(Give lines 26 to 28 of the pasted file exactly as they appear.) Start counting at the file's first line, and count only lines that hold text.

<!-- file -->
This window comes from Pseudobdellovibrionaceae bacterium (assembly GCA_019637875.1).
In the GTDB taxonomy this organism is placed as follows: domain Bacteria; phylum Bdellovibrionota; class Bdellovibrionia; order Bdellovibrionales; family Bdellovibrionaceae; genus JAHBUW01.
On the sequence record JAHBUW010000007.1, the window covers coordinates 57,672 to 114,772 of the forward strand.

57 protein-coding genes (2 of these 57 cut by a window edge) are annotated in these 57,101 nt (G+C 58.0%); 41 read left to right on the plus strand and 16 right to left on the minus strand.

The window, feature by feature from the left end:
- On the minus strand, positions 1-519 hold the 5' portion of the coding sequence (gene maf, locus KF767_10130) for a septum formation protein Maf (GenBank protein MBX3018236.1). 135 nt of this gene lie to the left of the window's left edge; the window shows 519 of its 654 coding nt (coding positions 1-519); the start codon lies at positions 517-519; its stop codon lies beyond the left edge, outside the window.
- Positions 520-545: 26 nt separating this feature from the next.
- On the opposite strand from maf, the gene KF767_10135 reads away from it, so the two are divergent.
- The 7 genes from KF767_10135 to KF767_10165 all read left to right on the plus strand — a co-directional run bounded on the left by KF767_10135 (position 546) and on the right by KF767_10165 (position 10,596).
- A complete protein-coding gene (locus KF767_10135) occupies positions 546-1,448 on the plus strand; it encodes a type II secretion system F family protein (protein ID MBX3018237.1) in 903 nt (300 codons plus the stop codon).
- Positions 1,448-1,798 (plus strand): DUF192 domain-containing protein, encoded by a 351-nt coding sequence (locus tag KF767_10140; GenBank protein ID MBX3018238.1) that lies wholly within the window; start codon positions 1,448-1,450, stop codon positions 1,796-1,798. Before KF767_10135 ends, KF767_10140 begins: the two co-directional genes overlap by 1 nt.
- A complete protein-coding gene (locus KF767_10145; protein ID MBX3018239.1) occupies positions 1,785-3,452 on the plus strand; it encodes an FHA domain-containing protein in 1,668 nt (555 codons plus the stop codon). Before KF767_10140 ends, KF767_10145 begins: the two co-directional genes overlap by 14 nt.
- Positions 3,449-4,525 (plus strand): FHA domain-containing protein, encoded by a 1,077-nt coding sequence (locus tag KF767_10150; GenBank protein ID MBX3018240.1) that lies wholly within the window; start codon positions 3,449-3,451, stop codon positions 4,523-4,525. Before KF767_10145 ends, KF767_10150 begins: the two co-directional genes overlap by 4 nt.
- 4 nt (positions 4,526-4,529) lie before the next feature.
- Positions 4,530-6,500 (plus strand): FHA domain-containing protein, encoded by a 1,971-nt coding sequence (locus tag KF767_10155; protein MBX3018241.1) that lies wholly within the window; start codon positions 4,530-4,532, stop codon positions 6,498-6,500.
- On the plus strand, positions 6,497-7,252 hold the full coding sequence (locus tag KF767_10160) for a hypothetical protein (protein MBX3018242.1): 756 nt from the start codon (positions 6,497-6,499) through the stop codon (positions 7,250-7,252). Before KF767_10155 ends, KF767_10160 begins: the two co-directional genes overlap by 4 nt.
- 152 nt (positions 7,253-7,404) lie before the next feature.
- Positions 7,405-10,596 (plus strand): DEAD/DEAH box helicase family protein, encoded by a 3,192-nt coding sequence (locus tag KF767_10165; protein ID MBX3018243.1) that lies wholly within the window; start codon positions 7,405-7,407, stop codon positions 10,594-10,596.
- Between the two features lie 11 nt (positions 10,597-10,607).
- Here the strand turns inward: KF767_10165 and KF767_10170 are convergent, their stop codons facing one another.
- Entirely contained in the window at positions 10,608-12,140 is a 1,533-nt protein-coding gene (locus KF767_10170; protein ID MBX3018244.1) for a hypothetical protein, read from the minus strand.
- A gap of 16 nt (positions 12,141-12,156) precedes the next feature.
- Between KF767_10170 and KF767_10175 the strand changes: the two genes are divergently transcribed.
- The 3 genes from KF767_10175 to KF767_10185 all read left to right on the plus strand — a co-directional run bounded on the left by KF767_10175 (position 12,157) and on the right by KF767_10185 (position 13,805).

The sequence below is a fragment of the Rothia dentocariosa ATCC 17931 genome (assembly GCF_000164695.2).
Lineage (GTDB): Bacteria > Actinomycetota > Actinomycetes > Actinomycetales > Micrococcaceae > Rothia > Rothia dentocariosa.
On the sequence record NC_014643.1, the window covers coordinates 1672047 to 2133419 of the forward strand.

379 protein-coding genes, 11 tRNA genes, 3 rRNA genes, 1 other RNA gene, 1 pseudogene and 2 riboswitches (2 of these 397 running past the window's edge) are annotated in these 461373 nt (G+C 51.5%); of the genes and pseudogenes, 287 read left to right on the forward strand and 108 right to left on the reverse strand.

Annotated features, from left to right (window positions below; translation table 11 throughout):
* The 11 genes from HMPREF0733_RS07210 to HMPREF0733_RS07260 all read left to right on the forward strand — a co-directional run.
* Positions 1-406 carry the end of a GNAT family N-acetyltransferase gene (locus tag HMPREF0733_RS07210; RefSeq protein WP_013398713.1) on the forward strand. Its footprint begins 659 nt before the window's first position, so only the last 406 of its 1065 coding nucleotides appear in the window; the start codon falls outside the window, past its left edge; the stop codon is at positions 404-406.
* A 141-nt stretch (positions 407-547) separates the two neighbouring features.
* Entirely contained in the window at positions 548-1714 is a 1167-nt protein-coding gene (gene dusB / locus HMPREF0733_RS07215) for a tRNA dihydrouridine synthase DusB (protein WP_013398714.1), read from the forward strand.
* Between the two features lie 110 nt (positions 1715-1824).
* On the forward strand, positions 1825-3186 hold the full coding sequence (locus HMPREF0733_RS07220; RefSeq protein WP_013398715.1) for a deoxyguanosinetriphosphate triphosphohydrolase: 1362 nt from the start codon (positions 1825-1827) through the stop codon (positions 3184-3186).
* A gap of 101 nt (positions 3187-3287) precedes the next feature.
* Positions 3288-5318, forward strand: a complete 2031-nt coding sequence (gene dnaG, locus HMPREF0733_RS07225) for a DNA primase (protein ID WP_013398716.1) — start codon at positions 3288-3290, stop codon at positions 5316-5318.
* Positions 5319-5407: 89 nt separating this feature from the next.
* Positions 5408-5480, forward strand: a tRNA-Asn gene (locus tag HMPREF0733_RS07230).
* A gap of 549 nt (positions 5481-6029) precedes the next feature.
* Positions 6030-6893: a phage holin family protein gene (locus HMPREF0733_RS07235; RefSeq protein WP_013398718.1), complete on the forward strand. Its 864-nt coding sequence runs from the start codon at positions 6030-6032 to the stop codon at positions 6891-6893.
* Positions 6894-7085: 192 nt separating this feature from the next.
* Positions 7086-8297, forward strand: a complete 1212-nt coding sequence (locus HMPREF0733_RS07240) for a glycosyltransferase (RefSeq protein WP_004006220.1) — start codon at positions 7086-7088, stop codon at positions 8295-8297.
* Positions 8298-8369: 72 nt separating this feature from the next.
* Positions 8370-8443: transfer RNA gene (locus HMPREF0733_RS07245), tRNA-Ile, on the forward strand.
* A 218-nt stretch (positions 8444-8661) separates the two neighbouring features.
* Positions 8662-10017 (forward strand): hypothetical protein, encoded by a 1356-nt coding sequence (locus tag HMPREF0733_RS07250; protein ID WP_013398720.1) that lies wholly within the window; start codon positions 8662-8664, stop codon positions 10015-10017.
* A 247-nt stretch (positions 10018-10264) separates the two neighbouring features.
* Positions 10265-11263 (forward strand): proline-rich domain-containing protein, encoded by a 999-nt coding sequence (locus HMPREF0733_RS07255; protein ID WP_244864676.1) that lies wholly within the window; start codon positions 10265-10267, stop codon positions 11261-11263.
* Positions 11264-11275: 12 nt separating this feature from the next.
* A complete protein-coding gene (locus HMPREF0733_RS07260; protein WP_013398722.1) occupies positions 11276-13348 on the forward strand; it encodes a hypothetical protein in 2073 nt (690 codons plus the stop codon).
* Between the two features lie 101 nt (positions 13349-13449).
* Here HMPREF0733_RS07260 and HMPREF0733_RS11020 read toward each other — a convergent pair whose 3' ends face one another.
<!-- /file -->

Lineage (GTDB): Bacteria > Actinomycetota > Actinomycetes > Actinomycetales > Micrococcaceae > Rothia > Rothia dentocariosa.
On the sequence record NC_014643.1, the window covers coordinates 1672047 to 2133419 of the forward strand.

379 protein-coding genes, 11 tRNA genes, 3 rRNA genes, 1 other RNA gene, 1 pseudogene and 2 riboswitches (2 of these 397 running past the window's edge) are annotated in these 461373 nt (G+C 51.5%); of the genes and pseudogenes, 287 read left to right on the forward strand and 108 right to left on the reverse strand.